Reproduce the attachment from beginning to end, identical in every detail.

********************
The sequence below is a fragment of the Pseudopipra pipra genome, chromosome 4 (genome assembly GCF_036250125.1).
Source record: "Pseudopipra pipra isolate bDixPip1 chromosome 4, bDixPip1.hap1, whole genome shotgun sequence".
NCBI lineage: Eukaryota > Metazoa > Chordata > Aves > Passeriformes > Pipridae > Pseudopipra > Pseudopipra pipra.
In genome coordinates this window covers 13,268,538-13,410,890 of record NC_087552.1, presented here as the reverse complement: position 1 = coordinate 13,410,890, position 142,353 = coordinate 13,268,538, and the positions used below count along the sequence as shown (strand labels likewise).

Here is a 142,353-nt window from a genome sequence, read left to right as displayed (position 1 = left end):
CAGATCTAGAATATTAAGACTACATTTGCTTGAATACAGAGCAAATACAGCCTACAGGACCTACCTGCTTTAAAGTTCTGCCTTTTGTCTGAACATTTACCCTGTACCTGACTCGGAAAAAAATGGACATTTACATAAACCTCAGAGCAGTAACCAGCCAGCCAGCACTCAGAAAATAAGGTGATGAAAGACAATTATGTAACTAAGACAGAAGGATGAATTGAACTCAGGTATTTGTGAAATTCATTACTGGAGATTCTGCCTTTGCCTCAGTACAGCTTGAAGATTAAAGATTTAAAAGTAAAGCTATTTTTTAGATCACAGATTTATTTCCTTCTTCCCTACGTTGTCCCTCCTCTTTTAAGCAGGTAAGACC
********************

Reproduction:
The sequence below is a fragment of the Pseudopipra pipra genome, chromosome 4 (genome assembly GCF_036250125.1).
Source record: "Pseudopipra pipra isolate bDixPip1 chromosome 4, bDixPip1.hap1, whole genome shotgun sequence".
NCBI lineage: Eukaryota > Metazoa > Chordata > Aves > Passeriformes > Pipridae > Pseudopipra > Pseudopipra pipra.
In genome coordinates this window covers 13,268,538-13,410,890 of record NC_087552.1, presented here as the reverse complement: position 1 = coordinate 13,410,890, position 142,353 = coordinate 13,268,538, and the positions used below count along the sequence as shown (strand labels likewise).

Here is a 142,353-nt window from a genome sequence, read left to right as displayed (position 1 = left end):
CAGATCTAGAATATTAAGACTACATTTGCTTGAATACAGAGCAAATACAGCCTACAGGACCTACCTGCTTTAAAGTTCTGCCTTTTGTCTGAACATTTACCCTGTACCTGACTCGGAAAAAAATGGACATTTACATAAACCTCAGAGCAGTAACCAGCCAGCCAGCACTCAGAAAATAAGGTGATGAAAGACAATTATGTAACTAAGACAGAAGGATGAATTGAACTCAGGTATTTGTGAAATTCATTACTGGAGATTCTGCCTTTGCCTCAGTACAGCTTGAAGATTAAAGATTTAAAAGTAAAGCTATTTTTTAGATCACAGATTTATTTCCTTCTTCCCTACGTTGTCCCTCCTCTTTTAAGCAGGTAAGACC